I must admit, I find humor in the fact that last week’s post covered demons & devils, & this week’s post moves to politics.
The word Election came to English in the late 1200s, from the French word elecion, meaning choice, election or selection. This term came from the Latin word electionem, whose root meant to choose, or read. I’m inclined to think that it’s becoming increasingly difficult to get a truly good read on candidates.
Vote entered English in the mid-1400s, & comes from the Latin word votum, a vow, wish, promise or dedication. Imagine the difference in mindset if we all envisioned each vote as a promise or vow.
The term suffrage, has always intrigued me. Suffrage came to English in the 1300s and meant prayers or pleas on behalf of another. It comes from the Latin word suffragium, which refers to the right to vote or to lend support. Prayers, pleas, & support seem to reflect a different understanding of voting, again, an understanding closer to the idea of a promise or vow. Interestingly, suffrage also suggests the elections of the past weren’t entirely sweet & light, as the word parts that add up to suffragium are sub- & -frangere, which respectively mean under & shouting.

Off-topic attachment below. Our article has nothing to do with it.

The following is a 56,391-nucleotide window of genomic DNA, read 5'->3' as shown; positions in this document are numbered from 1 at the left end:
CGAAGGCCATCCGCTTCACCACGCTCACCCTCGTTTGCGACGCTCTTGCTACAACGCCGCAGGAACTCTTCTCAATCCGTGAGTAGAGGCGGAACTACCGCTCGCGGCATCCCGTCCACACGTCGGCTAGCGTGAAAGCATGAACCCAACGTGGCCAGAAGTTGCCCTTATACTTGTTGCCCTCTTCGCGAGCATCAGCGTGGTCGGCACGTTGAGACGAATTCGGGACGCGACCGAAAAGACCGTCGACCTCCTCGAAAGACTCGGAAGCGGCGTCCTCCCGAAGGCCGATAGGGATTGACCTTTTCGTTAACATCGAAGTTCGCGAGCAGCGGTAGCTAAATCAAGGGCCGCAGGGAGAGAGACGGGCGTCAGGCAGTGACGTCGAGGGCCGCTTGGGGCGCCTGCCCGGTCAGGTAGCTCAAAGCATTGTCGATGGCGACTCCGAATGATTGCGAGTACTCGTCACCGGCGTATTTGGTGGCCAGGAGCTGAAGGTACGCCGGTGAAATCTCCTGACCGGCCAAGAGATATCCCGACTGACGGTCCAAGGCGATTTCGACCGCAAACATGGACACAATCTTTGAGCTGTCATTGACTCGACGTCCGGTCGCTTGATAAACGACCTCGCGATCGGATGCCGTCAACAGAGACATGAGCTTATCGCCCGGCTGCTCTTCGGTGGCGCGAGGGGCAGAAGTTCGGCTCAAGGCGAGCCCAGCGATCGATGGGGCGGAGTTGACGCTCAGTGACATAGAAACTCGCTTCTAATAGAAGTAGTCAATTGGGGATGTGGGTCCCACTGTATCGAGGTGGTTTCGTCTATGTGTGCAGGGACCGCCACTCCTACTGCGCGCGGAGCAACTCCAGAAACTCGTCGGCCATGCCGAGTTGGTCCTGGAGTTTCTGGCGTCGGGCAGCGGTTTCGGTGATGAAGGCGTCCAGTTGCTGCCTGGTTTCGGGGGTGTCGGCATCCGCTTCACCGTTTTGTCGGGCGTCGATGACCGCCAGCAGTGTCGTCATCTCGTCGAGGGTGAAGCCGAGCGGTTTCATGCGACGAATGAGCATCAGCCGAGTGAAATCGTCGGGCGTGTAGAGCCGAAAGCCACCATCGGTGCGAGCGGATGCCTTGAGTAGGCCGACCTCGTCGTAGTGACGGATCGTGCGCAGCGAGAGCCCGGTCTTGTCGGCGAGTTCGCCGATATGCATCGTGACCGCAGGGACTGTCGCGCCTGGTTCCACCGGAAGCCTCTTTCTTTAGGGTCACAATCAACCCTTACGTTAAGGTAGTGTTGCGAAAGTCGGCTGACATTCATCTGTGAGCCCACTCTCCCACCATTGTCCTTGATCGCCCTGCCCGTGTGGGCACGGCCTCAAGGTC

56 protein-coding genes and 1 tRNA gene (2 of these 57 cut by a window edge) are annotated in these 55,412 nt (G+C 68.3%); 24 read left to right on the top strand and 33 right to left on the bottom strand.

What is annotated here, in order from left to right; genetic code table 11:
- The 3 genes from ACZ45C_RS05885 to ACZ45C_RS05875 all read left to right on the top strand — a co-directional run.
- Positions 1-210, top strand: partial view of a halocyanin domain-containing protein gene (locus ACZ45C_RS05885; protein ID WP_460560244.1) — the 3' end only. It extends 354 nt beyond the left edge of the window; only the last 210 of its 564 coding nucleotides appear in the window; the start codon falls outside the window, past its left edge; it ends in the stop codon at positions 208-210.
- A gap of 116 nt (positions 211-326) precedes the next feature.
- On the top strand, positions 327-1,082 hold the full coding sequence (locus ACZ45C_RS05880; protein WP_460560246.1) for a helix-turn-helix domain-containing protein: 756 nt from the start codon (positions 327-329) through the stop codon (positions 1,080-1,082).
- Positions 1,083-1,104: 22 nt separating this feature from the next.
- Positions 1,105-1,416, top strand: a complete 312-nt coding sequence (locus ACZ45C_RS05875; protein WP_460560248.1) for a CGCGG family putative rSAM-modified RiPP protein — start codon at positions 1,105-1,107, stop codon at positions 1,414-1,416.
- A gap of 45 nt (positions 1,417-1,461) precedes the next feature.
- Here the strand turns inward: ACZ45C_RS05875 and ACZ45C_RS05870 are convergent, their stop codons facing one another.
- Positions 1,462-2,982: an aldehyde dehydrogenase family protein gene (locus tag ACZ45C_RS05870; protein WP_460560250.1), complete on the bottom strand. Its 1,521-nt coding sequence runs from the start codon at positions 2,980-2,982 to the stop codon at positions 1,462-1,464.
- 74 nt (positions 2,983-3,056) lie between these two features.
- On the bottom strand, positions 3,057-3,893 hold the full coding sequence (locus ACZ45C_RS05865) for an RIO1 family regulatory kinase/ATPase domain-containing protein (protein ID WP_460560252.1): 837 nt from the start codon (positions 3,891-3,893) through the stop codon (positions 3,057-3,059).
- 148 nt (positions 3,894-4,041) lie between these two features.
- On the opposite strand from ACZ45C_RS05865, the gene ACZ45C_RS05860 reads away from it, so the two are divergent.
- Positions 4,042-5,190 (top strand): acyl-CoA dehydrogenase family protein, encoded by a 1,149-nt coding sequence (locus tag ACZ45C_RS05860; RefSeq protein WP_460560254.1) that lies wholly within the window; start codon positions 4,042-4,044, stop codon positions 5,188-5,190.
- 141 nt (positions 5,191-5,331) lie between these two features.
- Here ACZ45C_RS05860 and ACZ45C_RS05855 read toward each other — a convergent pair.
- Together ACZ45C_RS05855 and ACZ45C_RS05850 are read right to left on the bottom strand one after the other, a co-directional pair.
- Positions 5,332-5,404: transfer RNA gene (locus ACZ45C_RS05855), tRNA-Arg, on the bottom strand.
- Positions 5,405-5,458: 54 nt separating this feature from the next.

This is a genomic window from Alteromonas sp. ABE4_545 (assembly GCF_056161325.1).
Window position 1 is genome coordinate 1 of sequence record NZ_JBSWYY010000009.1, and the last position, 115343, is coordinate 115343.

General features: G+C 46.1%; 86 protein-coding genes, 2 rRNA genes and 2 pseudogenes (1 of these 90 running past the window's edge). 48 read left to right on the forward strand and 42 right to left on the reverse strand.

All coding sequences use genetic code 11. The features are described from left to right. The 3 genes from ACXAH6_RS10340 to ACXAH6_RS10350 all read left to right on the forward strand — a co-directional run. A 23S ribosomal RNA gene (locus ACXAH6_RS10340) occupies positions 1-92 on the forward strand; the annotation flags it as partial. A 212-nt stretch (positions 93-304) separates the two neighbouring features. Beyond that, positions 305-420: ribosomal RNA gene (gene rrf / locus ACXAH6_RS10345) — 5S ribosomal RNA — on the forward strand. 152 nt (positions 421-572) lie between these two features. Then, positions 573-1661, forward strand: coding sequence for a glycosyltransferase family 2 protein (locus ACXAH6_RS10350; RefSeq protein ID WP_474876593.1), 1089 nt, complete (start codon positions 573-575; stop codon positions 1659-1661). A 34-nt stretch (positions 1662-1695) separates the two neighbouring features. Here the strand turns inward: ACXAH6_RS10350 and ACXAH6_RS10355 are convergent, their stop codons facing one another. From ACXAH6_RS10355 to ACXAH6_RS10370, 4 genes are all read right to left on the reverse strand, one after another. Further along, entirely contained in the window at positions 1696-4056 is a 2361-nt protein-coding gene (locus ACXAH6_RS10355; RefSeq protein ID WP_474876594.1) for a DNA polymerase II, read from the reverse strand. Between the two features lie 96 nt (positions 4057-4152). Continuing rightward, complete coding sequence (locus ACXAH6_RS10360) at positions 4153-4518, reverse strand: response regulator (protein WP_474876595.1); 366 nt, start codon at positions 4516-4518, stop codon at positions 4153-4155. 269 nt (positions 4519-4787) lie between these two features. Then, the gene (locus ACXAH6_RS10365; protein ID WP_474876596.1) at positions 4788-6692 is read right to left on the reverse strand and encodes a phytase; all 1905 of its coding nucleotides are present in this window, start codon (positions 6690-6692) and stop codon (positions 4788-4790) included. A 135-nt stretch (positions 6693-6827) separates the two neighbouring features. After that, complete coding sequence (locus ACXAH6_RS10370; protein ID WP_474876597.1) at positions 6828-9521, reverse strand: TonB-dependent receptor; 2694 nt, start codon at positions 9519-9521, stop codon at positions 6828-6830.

Then there's the word ballot, which comes from the Italian word pallotte, or small ball, due to the Venetian practice of voting by casting a particular colored ball into a bowl or basket. From this we have the term to blackball.
Dear followers, please have something to say about all these election-related words. Here on Wordmonger, you can feel safe, free from shouting & blackballing.
My thanks go out to this week’s sources, Etymonline.com, The OED & The Ottawa Citizen.
I write for teens, narrate audio books, bake bread, play music, and ponder the wonder of words in a foggy little town on California's central coast.
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